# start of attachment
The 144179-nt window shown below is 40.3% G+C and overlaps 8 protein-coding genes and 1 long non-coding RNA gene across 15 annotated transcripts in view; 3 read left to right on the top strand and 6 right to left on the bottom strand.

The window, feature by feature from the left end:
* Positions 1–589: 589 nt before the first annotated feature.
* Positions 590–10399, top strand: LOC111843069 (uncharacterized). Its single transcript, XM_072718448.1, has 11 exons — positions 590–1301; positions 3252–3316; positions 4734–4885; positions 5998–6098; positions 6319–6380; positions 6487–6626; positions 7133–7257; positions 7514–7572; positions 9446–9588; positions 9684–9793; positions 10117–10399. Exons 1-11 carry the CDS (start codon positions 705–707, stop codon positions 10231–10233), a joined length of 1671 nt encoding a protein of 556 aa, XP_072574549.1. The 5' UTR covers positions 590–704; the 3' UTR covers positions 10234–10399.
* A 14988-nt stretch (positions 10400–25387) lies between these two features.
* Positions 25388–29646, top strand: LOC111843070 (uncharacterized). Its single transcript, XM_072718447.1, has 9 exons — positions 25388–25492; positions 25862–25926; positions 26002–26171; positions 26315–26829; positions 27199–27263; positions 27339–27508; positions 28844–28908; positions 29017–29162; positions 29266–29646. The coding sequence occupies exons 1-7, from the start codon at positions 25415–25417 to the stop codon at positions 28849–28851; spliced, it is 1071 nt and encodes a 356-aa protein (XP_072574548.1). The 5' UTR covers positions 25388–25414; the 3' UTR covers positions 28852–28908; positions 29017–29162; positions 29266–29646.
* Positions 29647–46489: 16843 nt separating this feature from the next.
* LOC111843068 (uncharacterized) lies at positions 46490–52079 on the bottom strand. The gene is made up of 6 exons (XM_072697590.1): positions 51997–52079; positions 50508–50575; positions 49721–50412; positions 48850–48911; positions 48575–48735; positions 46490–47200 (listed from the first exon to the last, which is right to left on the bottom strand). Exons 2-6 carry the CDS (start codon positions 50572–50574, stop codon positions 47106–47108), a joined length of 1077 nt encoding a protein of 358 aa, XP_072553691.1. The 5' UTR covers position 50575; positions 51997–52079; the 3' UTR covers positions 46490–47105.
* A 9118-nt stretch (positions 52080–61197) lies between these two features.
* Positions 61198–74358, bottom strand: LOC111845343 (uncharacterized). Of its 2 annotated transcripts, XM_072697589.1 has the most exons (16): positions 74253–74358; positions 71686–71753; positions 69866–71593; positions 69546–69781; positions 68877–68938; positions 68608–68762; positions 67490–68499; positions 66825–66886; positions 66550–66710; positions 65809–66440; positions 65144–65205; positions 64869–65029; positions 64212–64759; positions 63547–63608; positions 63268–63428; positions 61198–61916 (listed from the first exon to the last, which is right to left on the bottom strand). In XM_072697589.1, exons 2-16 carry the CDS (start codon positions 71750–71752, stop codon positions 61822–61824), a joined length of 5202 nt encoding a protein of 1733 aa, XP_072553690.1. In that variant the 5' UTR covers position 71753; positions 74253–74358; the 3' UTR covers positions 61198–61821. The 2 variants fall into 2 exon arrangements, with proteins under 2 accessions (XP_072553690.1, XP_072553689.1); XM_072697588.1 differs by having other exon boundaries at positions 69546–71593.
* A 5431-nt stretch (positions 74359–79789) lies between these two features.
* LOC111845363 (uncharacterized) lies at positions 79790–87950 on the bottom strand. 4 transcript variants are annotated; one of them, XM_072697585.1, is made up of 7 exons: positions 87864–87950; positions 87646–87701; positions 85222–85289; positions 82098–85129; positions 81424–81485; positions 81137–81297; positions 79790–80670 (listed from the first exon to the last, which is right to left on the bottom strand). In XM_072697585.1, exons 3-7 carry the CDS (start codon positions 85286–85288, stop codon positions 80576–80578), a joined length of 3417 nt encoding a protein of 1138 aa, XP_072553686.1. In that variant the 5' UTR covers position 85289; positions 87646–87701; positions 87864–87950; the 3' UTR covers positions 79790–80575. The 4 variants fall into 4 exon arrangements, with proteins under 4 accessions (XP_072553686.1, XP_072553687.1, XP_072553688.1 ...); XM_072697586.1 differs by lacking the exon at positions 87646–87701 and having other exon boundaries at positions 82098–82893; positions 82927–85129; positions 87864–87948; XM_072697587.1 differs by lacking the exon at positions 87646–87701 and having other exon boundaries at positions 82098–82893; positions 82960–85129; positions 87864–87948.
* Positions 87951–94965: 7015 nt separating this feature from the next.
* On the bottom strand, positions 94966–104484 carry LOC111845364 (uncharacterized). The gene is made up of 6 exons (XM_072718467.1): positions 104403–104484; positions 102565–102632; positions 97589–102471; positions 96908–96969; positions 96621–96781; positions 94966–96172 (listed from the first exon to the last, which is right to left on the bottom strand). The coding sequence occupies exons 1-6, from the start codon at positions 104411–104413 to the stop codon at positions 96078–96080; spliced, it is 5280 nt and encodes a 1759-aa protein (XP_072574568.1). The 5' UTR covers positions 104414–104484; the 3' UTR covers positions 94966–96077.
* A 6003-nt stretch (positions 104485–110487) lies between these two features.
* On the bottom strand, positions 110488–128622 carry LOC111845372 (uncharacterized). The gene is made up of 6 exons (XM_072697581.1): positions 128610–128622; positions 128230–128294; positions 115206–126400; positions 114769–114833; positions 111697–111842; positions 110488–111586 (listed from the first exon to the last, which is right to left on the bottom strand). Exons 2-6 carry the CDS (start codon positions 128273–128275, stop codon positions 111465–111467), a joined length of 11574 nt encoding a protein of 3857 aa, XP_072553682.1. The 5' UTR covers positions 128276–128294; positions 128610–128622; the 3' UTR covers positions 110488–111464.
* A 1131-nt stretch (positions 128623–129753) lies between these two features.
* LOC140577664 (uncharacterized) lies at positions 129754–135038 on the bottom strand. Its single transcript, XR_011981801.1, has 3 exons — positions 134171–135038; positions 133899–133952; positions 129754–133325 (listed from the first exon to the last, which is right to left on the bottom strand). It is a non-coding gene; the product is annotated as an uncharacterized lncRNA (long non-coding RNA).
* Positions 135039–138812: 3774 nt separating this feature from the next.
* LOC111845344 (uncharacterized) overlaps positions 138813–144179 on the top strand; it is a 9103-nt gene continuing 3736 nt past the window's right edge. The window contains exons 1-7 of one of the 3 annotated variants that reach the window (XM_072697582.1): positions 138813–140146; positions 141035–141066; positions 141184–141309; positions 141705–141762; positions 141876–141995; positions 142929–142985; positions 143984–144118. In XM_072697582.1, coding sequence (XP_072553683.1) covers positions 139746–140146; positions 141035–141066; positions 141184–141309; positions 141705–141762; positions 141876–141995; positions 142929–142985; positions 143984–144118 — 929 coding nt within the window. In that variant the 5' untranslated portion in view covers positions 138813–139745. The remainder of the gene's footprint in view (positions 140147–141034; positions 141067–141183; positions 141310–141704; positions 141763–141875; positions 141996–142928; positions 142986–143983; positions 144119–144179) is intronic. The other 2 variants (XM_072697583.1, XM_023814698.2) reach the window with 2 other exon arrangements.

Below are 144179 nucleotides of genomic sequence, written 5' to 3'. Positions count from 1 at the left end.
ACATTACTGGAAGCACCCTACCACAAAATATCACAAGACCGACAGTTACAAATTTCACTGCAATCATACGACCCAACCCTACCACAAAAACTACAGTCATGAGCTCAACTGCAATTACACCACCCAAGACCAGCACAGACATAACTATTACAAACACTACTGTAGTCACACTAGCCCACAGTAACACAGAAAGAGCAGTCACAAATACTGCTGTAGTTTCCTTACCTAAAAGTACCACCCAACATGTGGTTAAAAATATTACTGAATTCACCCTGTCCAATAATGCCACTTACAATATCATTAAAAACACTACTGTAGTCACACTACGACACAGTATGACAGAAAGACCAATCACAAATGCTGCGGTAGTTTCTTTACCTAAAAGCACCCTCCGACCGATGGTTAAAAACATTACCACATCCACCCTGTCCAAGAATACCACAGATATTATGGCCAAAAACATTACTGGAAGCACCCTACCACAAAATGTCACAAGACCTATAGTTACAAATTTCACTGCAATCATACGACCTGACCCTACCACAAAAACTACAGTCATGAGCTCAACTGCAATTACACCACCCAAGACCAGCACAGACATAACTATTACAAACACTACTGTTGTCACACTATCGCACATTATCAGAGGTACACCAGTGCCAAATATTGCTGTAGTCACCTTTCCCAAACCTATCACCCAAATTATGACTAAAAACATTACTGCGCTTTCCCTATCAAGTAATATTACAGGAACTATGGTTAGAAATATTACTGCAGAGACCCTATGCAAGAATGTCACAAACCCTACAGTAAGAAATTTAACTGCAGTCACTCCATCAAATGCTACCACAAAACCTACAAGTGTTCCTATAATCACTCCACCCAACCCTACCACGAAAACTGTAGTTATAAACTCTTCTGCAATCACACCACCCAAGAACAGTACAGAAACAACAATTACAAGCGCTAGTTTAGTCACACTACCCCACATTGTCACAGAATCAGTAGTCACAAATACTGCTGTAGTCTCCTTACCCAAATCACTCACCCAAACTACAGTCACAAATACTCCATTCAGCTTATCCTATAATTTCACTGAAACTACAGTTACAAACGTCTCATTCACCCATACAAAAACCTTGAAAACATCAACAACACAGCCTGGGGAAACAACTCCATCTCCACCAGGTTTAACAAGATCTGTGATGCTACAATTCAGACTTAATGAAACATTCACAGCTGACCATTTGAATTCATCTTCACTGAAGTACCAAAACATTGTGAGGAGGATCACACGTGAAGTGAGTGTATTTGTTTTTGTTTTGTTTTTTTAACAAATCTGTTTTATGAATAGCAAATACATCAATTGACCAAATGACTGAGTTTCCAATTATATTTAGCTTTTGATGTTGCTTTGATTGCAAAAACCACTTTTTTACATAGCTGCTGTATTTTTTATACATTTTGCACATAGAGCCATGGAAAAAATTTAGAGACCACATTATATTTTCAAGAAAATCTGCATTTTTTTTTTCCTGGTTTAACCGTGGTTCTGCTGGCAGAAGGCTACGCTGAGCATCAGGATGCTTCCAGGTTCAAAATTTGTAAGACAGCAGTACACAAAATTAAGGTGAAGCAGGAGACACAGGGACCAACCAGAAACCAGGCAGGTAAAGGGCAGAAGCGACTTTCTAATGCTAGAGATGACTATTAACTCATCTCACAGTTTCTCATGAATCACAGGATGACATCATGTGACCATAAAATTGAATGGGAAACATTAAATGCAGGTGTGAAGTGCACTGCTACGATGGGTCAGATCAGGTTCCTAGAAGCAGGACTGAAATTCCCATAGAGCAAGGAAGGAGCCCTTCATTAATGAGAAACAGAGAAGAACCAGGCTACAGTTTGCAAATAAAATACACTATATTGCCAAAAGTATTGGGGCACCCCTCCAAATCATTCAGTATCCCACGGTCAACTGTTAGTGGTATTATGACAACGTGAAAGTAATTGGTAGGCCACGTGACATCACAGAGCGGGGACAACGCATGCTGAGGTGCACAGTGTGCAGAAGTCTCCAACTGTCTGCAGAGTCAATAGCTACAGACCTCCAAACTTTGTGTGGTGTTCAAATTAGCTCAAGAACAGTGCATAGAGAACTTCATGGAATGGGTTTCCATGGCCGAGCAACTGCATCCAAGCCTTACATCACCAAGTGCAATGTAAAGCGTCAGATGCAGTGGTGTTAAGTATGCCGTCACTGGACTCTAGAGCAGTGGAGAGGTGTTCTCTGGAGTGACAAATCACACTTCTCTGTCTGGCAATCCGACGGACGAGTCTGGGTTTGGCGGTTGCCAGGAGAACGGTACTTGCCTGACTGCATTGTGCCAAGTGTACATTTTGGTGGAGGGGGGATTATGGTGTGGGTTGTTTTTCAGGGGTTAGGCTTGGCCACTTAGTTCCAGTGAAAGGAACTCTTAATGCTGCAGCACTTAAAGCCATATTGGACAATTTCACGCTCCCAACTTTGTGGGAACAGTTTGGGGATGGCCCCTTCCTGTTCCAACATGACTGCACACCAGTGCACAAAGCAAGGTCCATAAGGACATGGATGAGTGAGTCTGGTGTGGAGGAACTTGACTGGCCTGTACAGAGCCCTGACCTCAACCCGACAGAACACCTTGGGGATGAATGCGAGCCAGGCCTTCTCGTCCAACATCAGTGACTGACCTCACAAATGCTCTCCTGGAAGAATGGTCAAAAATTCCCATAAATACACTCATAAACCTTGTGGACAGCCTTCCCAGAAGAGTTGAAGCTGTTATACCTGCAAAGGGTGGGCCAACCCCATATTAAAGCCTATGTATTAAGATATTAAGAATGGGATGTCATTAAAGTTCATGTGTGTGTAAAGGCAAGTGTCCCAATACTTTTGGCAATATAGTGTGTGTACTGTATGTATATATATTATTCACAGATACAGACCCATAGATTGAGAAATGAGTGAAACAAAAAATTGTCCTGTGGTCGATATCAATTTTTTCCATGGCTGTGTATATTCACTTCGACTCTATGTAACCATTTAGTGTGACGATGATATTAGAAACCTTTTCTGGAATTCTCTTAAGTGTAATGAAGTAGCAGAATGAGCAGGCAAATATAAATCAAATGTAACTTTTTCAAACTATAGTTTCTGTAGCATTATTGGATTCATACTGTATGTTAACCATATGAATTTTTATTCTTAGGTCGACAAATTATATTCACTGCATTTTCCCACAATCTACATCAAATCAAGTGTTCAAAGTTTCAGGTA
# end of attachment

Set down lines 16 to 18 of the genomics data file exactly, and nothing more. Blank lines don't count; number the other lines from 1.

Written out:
* On the bottom strand, positions 110488–128622 carry LOC111845372 (uncharacterized). The gene is made up of 6 exons (XM_072697581.1): positions 128610–128622; positions 128230–128294; positions 115206–126400; positions 114769–114833; positions 111697–111842; positions 110488–111586 (listed from the first exon to the last, which is right to left on the bottom strand). Exons 2-6 carry the CDS (start codon positions 128273–128275, stop codon positions 111465–111467), a joined length of 11574 nt encoding a protein of 3857 aa, XP_072553682.1. The 5' UTR covers positions 128276–128294; positions 128610–128622; the 3' UTR covers positions 110488–111464.
* A 1131-nt stretch (positions 128623–129753) lies between these two features.
* LOC140577664 (uncharacterized) lies at positions 129754–135038 on the bottom strand. Its single transcript, XR_011981801.1, has 3 exons — positions 134171–135038; positions 133899–133952; positions 129754–133325 (listed from the first exon to the last, which is right to left on the bottom strand). It is a non-coding gene; the product is annotated as an uncharacterized lncRNA (long non-coding RNA).